-Walt Whitman –Emily Dickinson –“Chippewa Songs” –Cochise –Booker T. Washington –W.E.B. Du Boise –Paul Lawrence Dunbar –Zitkala Sa –“Corridos” –Theodore Roosevelt –Charles W. Chesnutt
–Robert Frost –Carl Sandburg –Wallace Stevens –William Carlos Williams –Langston Hughes –T.S.Eliot –Claude McKay – E.E. Cummings –F. Scott Fitzgerald –William Faulkner –Richard Wright
–Elizabeth Bishop –Gwendolyn Brooks –Hunter S. Thompson –Elizabeth Bishop –Allen Ginsberg –Philip Levine –Anne Sexton –Gary Snyder –Toni Morrison –Sylvia Plath –Amari Baraka –Audre Lorde –Mary Oliver –Lucille Clifton –Rudolfo Anaya –Simon J. Ortiz –Billy Collins –Gloria Anzaldua –Yusef Komunyakaa –Alberto Rios –Amy Tan –Sandra Cisneros –Lorna Dee Cervantes –Li-Young Lee –“9/11 Commission Report” –Sherman Alexie –Jhumpa Lahiri –“Def Poetry”
Tarrant County College District
District Master Syllabus
At Tarrant County College the District master syllabus documents the content of a course. A District master syllabus is required for every course offered. District master syllabi are prepared by teams of faculty and approved by instructional administration.
COURSE RUBRIC, NUMBER, TITLE, AND DESCRIPTION
ENGL 2328 American Literature Since 1865
American literature from 1865 to the present, focusing on major literary movements and works.
COURSE TYPE Academic Core
COURSE GOALS AND LEARNING OUTCOMES
Course goals are linked to required Core Curriculum Intellectual Competencies, Perspectives, and Exemplary Educational Objectives as defined by the Texas Higher Education Coordinating Board. Specific core requirements are linked to the class schedule.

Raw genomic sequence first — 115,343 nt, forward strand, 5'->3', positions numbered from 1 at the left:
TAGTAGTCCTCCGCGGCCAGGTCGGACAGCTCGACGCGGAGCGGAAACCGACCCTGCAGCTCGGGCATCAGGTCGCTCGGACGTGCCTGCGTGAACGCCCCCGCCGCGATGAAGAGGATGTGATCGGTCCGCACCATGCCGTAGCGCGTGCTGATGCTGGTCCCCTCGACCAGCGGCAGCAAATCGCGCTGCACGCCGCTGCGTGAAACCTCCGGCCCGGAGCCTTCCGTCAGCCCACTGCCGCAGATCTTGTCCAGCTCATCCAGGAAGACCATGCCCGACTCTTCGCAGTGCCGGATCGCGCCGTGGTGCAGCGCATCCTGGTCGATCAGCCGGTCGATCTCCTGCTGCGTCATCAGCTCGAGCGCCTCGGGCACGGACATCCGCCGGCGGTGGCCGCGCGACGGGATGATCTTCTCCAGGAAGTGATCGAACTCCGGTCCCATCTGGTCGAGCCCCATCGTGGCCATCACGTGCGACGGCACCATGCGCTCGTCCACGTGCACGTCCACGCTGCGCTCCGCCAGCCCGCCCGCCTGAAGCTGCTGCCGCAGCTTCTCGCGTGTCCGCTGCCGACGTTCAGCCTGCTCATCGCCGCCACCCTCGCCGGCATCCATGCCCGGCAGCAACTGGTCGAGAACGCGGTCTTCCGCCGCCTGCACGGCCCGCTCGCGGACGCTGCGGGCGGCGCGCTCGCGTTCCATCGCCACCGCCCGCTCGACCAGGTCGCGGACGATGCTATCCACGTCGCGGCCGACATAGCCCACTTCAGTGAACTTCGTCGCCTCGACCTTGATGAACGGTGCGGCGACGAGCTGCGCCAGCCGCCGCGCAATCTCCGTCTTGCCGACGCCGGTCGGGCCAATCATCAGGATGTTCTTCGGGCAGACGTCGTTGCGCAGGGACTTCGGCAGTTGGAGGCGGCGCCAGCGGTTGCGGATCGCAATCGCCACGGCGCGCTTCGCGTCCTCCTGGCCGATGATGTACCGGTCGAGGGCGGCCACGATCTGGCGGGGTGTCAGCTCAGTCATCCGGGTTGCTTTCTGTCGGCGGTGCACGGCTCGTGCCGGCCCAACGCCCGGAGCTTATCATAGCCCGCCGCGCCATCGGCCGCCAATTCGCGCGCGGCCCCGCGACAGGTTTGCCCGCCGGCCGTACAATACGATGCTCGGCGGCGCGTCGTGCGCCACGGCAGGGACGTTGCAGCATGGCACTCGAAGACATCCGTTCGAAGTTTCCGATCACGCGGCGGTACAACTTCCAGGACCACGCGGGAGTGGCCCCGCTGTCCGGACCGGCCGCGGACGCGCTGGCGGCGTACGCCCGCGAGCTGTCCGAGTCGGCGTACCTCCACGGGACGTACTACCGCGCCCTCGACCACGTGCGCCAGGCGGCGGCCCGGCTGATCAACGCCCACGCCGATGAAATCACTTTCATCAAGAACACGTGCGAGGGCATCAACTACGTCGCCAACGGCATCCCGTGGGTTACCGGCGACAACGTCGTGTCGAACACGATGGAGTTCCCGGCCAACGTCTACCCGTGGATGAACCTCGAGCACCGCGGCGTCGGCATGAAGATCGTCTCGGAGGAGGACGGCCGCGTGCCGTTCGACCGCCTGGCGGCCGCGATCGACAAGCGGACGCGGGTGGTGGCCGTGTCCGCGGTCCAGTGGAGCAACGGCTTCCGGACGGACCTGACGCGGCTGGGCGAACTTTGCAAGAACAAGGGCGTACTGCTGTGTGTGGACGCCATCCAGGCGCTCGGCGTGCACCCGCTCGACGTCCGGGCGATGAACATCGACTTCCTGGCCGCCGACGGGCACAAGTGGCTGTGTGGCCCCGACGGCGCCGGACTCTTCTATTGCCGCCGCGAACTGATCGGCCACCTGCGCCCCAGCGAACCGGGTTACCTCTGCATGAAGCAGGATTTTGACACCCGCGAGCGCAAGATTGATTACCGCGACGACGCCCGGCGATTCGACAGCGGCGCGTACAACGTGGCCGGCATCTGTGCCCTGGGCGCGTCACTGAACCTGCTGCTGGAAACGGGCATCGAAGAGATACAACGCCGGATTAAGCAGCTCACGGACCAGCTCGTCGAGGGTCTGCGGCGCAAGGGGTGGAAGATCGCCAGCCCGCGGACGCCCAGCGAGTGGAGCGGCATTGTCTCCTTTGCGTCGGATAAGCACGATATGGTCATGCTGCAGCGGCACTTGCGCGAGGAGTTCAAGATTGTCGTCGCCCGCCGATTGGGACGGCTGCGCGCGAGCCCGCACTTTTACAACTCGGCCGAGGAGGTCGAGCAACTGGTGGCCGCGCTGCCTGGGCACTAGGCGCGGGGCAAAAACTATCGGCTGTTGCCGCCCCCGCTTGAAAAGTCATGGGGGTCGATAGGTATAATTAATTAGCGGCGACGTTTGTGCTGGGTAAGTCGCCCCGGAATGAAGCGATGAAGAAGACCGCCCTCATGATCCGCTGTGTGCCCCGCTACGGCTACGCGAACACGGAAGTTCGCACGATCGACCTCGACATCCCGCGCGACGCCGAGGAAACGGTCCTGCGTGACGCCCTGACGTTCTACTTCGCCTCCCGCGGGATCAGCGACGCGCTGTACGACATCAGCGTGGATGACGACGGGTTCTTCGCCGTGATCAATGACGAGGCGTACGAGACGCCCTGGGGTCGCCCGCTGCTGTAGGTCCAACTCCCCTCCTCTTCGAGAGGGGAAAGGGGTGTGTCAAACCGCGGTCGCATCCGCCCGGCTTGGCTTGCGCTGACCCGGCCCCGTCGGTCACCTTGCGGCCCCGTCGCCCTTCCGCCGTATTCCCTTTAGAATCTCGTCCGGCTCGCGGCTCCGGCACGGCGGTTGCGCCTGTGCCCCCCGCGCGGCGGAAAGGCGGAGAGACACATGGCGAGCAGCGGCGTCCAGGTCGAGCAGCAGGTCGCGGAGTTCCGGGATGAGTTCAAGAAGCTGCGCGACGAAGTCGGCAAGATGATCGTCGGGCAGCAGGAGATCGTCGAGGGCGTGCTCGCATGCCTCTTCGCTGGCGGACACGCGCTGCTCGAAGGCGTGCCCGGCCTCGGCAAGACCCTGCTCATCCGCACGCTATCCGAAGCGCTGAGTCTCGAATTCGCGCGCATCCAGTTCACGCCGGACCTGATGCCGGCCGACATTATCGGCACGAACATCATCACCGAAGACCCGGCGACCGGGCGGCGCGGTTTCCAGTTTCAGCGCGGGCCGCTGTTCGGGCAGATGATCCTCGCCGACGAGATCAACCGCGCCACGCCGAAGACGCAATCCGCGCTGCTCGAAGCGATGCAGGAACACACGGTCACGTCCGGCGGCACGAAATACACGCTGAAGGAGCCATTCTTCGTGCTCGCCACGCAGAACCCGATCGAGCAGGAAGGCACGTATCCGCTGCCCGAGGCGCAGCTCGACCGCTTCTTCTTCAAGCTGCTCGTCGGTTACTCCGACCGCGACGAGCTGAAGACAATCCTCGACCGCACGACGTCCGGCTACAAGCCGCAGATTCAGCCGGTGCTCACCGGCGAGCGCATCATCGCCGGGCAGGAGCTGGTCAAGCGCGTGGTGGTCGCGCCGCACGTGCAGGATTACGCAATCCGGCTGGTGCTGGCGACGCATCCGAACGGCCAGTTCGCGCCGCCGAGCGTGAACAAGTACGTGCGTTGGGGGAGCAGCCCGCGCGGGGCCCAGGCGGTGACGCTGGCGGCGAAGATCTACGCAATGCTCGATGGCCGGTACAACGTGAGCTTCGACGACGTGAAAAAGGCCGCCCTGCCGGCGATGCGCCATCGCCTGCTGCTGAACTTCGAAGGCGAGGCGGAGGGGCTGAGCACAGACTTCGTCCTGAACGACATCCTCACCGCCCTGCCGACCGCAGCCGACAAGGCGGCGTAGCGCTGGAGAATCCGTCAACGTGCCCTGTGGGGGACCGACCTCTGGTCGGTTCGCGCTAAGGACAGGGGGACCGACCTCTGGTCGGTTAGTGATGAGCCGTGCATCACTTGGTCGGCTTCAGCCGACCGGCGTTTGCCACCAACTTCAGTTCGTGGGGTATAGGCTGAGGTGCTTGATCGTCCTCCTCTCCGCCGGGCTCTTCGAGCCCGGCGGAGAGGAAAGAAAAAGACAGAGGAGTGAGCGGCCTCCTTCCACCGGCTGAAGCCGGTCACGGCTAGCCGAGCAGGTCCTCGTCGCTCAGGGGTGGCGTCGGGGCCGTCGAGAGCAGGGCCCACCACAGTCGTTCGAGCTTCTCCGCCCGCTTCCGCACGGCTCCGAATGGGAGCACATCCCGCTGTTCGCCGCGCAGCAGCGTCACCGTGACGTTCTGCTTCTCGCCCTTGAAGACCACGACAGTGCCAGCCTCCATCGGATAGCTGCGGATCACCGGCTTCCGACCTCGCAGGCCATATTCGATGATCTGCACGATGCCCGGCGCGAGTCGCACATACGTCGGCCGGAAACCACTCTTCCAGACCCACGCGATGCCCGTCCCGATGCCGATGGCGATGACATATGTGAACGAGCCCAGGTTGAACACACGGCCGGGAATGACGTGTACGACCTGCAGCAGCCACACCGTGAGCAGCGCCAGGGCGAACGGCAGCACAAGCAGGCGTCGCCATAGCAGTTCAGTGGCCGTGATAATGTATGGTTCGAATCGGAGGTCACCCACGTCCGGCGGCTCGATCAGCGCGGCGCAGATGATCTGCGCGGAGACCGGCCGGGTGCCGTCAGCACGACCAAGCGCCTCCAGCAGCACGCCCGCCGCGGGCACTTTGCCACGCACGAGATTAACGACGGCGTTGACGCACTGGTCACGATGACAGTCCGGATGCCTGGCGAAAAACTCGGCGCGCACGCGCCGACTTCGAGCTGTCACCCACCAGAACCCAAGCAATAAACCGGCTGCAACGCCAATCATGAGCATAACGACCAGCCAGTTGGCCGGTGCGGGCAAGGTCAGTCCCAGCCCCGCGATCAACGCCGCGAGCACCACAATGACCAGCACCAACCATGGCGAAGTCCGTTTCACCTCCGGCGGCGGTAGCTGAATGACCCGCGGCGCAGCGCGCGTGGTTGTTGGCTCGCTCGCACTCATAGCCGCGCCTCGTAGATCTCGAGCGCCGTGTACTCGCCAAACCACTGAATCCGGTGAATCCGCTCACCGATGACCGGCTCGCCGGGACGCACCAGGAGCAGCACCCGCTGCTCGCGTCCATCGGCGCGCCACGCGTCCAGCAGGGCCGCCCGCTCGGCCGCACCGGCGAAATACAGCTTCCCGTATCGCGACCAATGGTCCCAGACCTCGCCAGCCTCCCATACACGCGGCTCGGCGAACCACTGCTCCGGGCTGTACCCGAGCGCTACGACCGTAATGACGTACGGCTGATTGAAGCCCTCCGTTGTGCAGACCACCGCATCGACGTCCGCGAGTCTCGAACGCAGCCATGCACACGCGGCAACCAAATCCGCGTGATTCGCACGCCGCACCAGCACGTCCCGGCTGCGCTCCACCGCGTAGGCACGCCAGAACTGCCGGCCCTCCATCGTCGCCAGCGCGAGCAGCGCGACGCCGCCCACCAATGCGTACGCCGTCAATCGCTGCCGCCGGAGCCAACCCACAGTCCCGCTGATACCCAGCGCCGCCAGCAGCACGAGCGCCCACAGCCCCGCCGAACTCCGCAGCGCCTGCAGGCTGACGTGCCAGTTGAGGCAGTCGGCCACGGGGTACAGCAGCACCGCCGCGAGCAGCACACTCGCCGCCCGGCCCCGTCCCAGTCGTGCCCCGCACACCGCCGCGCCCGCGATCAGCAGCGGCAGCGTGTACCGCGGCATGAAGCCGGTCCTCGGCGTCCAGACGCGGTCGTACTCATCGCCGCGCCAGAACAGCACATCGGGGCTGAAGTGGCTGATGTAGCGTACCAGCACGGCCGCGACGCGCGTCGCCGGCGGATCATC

1. The student will demonstrate the ability to read and understand appropriate American literary works. (CCIC 1,5; CCP 1,2,6,7,8; EEO 1,2,6) The student will be able to
a. summarize plot;
b. analyze characters;
c. recognize literary devices.
2. The student will analyze appropriate American literature. (CCIC 1,4,5,6; CCP
1,2,5,6,7,8; EEO 1,2,3,6,7) The student will be able to
a. identify themes and other literary devices;
b. interpret function of literary elements;
c. explain authorial style;
d. distinguish period traits;
e. compare works for variance and similitude.
3. The student will demonstrate an understanding of appropriate literary
themes and movements in American literature.(CCIC 1,4,5,6; CCP 1,2,6,7,8; EEO
1,2,6,7) The student will be able to
a. distinguish universal and period themes;
b. identify literary movements;
c. categorize works by movements.
4. The student will recognize cultural diversity in American literature.(CCIC 1,3,4,5;
CCP 1,2,5,6,7,8: EEO 1,2,6,7) The student will be able to
a. give examples of multi-cultural traits;
b. differentiate among cultural elements;
c. infer minority voice.
5. The student will recognize appropriate historical/contextual influences in American
literature.(CCIC 2,3,5;CCP1,2,6,7,8; EEO 1,2,3,4,5,6,7) The student will be able to
a. trace historic literary time line;
b. identify contextual literary influences;
c. distinguish sociological forces;
d. point out literary genres.
6. The student will conduct applicable literary research. (CCIC 1,2,5,6; CCP 1,2,5,6,8;
EEO 3,4,5,7) The student will be able to
a. devise appropriate writing objective;
b. gather pertinent scholarly materials;
c. integrate secondary sources;
d. compose written analysis;
e. document written material correctly.
7. The student will produce appropriate written literary analyses. (CCIC 2,5,6; CCP
2,6,7,8; EEP 1,2,3,4,5,7) The student will be able to
a. compose accurate literary analysis;
b. generate supported literary interpretation;
c. demonstrate awareness of audience, purpose, and tone.
Student performance will be measured by assessment techniques aligned to course goals and learning outcomes. A variety of methods may be used, including but not limited to objective exams, essay and/or short answer questions, and research projects. Individual instructors may emphasize elements of course content and related topics so long as all course goals are presented and evaluated. The methods of evaluation will be specified by each instructor and indicated in the instructor’s class requirements.
Students are responsible for adhering to the TCCD policy on scholastic dishonesty as stated in the online Student Handbook .